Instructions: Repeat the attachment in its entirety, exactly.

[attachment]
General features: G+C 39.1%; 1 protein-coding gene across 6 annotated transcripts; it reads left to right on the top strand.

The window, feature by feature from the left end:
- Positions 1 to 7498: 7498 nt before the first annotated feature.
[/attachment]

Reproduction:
General features: G+C 39.1%; 1 protein-coding gene across 6 annotated transcripts; it reads left to right on the top strand.

The window, feature by feature from the left end:
- Positions 1 to 7498: 7498 nt before the first annotated feature.